Captain America and Avengers were perhaps doomed to fail, though not for lack of trying. Liefeld and Extreme Studios’ habitually missed deadlines had long dogged them both, and their inability to function in what Marvel deemed a professional manner behind the scenes eventually lead to Marvel exercising the six-month clause and giving Liefeld the boot. Avengers and Cap would be fall under the WildStorm umbrella for the duration of the Heroes Reborn contract, and that was that.
Liefeld was quickly becoming a pariah in the industry. His unreliability had caused a chilling effect in many of his staunchest supporters; his unpredictably-shipping comics weren’t exactly raking in the profits (Prophets, heh); his brash, “I can do anything I want” attitude was alienating pretty much everyone, which would ultimately lead to his departure/dismissal from Image in the coming months. But before he left, his Extreme editor, Eric Stephenson, had a luncheon with one of comics’ most storied, cherished scribes wherein they talked at length very lovingly about how the sense of wonder they’d beheld in the comics of their youth wasn’t really there anymore – at any company. Moore approached Stephenson with an idea for a way to look back at the past in a way that wasn’t just some blatant nostalgia romp. Stephenson immediately signed off on the deal, and took it to Liefeld, who did the same. And in doing so, he proved everyone wrong about him, who he was, and what he was really about. He gave his third-tier Superman knockoff comic, Supreme to Alan Moore to scribe, quietly launching in August 1996 – a month prior to Heroes Reborn sucked all the oxygen out of the room.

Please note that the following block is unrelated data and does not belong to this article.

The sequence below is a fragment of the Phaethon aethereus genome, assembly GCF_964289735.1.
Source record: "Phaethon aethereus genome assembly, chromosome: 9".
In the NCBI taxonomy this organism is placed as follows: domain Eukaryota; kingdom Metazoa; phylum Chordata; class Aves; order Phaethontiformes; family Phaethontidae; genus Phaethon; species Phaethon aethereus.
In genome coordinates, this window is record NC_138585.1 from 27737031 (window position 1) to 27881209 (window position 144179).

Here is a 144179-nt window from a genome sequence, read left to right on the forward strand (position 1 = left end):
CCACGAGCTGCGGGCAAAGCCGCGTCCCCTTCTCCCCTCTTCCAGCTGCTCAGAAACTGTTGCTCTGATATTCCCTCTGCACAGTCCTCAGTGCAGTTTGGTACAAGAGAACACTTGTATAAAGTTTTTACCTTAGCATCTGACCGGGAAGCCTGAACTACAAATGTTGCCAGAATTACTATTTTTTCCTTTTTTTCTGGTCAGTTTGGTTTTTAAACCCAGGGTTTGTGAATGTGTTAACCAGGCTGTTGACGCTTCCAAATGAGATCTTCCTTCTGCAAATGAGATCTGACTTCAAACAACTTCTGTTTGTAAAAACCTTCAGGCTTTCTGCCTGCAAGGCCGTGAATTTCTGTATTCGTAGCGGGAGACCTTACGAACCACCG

Moore had, of course, worked with Image before. He’d also done some one-offs here and there, and was in the middle of a much-heralded (but hardly world-changing) fifteen-issue run on WildCATs at the time, too. But other than that, he’d spent most of the decade hiding from the spotlight that Watchmen had put on him, choosing instead to focus on low-profile work like From Hell with Eddie Campbell in England’s legendary Warrior Magazine and what could charitably be called “paycheck gigs” like Violator vs. Badrock at Image. And although his Supreme run wouldn’t exactly set the sales figures on fire, it was his signal to the world that he was ready to get back to deliberate, thought-provoking superhero writing – albeit in a manner that was the opposite of his deconstructive streak in the ’80s. Instead of breaking the superhero down to his barest psychological components, Moore instead wanted to celebrate what was great about the superhero in the first place.
For the duration of its existence to that point, Supreme had existed as a sort of Liefelded-up version of Superman, firmly affixed in his Extreme universe and stylistically Youngblood-adjacent. And as we’ve discussed in previous chapters, exactly what Image had specialized in for the first four to five years of its existence. Violent, over the top, thinly-plotted, and lacking much in the way of characterization, Supreme was the perfect vehicle for Moore to restart from scratch. So perfect, in fact, that he made the character’s relative lack of depth and fleshed-out past part of the book’s new meta-narrative right out of the gate: just on page two, Supreme uses “micro-sight” without thinking twice, before realizing he has no idea how long he’s even had this power. I can’t remember, he narrated in old-school thought balloons. So much of my history is a complete and perfect blank. Moore was deliberately casting the character’s lack of concrete backstory into a part of the story itself, which quickly revealed itself to be a meditation on the nature of superhero comics and a love letter to Silver Age Superman wonderment. Moore took Supreme from afterthought to Eisner-worthy in a single issue, number forty-one.